Girls Are Coming out of the Woods

7 Beautiful Films About Poets and Poetry

7 Beautiful Films About Poets and Poetry

There’s something beautiful and validating about seeing a poet depicted in film — because, let’s be honest, the poet is the most enchanting of characters (if we do say so ourselves).

I was watching Stealing Beauty a few weeks ago while on vacation. The balcony door was open, the ocean was rolling in the distance, and we cuddled up under blankets watching Bernardo Bertolucci’s film about poetry, love, and youth.

Here are a few beautiful films about poetry and poets. There are many out there, but these are just a primer.

Bright Star

This incredibly beautiful film tells of the love story between Romantic poet John Keats and his love (and muse), Fanny Brawne. It also depicts the illness and death of Keats, whose poetry has left an indelible mark on the hearts of poets and poetry lovers, then and today. Warning: Bring tissues; you will need them.

Dead Poet’s Society

The canonical poet’s film, Dead Poet’s Society stars Robin Williams, who is an Engish teacher that uses not-so-traditional methods of teaching poetry at a boys’ school.

Facing judgment and hostility from the rest of the academic community, the underlying message is not only of love for poetry but for individuality, bravery, resistance and the concept of carpe diem (to seize the day).

Stealing Beauty

When Lucy Harmon (played by Liv Tyler) visits a rural Tuscan village where her mother, a poet, once lived, she discovers love, desire — and a wild family secret.

Drenched in beautiful cinematography (the Italian light and set!), with scenes where poetry literally pops up on screen, you’ll fall in love with this 90s gem. It’s a Bernardo Bertolucci (The Dreamers) masterpiece.


In this part-fact, part-fantasy film, the story of communist poet Pablo Neruda (played by Luis Gnecco) is played out. When the Chilean government, a dictatorship, hunts Neruda down, he goes into hiding.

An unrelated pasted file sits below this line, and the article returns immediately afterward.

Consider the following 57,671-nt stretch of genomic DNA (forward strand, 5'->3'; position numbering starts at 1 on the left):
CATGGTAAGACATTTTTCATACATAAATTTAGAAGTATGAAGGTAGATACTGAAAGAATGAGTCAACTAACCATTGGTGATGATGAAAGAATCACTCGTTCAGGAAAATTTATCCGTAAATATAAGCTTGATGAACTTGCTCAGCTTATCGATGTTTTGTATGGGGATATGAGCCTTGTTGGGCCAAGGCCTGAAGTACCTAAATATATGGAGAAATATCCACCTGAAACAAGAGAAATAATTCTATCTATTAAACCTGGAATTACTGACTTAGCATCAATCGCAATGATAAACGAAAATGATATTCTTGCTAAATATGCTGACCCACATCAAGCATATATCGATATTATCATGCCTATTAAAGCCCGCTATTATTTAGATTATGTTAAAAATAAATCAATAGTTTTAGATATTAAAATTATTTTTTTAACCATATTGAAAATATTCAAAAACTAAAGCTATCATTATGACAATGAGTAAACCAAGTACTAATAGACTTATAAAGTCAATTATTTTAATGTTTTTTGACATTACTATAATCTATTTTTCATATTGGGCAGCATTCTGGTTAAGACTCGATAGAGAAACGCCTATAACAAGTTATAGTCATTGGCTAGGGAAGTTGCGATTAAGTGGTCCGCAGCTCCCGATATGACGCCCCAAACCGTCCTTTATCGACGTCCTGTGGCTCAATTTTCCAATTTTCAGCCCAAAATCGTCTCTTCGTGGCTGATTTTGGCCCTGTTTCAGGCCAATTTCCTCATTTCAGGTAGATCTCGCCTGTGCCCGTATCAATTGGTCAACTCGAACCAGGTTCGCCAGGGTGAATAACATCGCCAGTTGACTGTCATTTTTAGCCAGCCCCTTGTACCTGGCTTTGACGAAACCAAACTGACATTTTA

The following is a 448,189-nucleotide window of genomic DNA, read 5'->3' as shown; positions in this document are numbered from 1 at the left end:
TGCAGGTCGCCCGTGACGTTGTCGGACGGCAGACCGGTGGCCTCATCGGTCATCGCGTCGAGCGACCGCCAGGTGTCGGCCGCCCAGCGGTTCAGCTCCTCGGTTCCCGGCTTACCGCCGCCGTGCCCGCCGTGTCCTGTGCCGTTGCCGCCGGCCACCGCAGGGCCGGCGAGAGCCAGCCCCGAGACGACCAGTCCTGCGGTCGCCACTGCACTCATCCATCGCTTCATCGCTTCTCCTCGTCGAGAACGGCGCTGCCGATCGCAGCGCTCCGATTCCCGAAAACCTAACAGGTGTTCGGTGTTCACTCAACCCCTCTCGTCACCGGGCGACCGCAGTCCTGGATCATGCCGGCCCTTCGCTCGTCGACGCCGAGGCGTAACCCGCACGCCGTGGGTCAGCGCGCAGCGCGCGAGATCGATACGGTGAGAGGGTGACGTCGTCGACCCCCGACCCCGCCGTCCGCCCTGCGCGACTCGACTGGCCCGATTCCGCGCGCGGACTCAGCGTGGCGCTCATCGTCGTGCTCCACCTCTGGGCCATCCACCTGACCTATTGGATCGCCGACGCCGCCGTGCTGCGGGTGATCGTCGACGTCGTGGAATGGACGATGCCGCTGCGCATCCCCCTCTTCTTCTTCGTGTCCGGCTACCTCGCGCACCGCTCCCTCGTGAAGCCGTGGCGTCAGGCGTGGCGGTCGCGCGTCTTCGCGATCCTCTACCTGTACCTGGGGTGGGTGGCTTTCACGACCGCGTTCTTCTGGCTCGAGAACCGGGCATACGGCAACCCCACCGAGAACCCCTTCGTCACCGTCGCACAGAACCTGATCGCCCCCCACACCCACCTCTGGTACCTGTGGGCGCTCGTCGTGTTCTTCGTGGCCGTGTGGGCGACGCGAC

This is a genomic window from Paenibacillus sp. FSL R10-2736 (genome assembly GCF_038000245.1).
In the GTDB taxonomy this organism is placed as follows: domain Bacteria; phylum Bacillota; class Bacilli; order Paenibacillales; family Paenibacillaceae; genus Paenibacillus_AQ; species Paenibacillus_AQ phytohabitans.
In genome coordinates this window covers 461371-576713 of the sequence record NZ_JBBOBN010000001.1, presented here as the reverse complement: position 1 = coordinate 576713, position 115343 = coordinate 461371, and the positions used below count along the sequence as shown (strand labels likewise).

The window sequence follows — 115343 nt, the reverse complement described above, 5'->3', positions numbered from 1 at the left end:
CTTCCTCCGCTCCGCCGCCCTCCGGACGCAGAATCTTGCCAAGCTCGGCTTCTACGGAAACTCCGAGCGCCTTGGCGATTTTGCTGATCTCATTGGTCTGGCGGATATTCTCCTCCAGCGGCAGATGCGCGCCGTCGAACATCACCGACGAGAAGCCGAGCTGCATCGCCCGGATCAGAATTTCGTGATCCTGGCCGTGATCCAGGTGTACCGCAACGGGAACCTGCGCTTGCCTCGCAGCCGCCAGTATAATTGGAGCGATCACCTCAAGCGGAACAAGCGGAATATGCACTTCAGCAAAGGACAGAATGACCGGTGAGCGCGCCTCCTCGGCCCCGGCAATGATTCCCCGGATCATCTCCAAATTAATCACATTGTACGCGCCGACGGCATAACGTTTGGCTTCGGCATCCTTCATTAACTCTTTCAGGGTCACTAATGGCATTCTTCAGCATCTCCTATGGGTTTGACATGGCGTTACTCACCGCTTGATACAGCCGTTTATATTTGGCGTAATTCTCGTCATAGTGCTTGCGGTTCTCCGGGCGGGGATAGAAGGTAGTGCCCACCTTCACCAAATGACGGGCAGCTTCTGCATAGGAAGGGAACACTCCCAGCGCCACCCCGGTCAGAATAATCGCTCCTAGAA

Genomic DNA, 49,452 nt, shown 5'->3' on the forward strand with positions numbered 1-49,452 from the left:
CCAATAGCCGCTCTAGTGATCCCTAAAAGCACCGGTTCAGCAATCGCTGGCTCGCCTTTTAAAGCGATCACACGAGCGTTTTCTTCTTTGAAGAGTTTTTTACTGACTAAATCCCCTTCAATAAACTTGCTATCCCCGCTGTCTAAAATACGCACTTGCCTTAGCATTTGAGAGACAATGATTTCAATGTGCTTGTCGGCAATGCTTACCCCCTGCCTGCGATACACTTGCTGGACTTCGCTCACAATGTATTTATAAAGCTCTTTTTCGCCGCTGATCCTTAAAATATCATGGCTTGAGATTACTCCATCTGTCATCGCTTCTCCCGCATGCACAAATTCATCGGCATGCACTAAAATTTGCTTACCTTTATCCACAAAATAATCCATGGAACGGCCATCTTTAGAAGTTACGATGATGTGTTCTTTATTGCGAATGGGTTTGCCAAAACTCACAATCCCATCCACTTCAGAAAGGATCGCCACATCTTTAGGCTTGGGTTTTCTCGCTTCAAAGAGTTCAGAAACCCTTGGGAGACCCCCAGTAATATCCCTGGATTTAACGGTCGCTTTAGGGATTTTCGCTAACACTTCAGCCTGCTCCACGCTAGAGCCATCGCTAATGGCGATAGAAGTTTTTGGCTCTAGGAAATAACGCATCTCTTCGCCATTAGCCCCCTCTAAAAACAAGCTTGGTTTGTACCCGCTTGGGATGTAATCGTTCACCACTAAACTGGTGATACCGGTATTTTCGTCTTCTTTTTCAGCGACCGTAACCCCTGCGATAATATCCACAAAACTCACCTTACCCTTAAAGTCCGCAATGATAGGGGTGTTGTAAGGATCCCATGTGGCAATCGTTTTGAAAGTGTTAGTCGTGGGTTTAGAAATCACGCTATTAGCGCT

Artists and writers the world over learn of the story, demanding Neruda’s freedom. The poet meets this crisis with an eye on opportunity, personal growth, and resistance. And he rather enjoys the chase, too. Intersecting poetry and politics, this is a must-see for everyone living in today’s world.


This film may appeal to general fans to poetry, although many Sylvia Plath fans and critics took issue with its lack of gravity. Still, it provides a glimpse into the life of one of the most influential modern poets, as well as a look at her relationship with poet Ted Hughes. The movie does end with her heartbreaking death (not a spoiler; this is widely known), so be prepared for that.

Poetic Justice

In this 1993 classic, Janet Jackson plays a hairdresser who writes poetry as a way to move through the grief of losing her boyfriend, who was murdered in a shooting.

The film explores her use of poetry, and also a possible new love — played by Tupac Shakur. The cool thing? The poems are written by Maya Angelou, who plays a role in the film.

Romeo and Juliet

Although this film isn’t about a poet, per se, Shakespeare’s plays use poetic forms, like sonnets, iambic pentameter and blank verse. Not to mention, O Romeo, Romeo, wherefore art thou Romeo?, is one of the most well-known (and oft-recited) pieces of poetry ever written.

This post-mdoern Baz Luhrmann film is widely thought of as a masterpiece, and it deserves the praise. Its set design, juxtaposed imagery, and baroque displays of aesthetic beauty is a poem unto itself.

Feature image photo by Jake Hills on Unsplash

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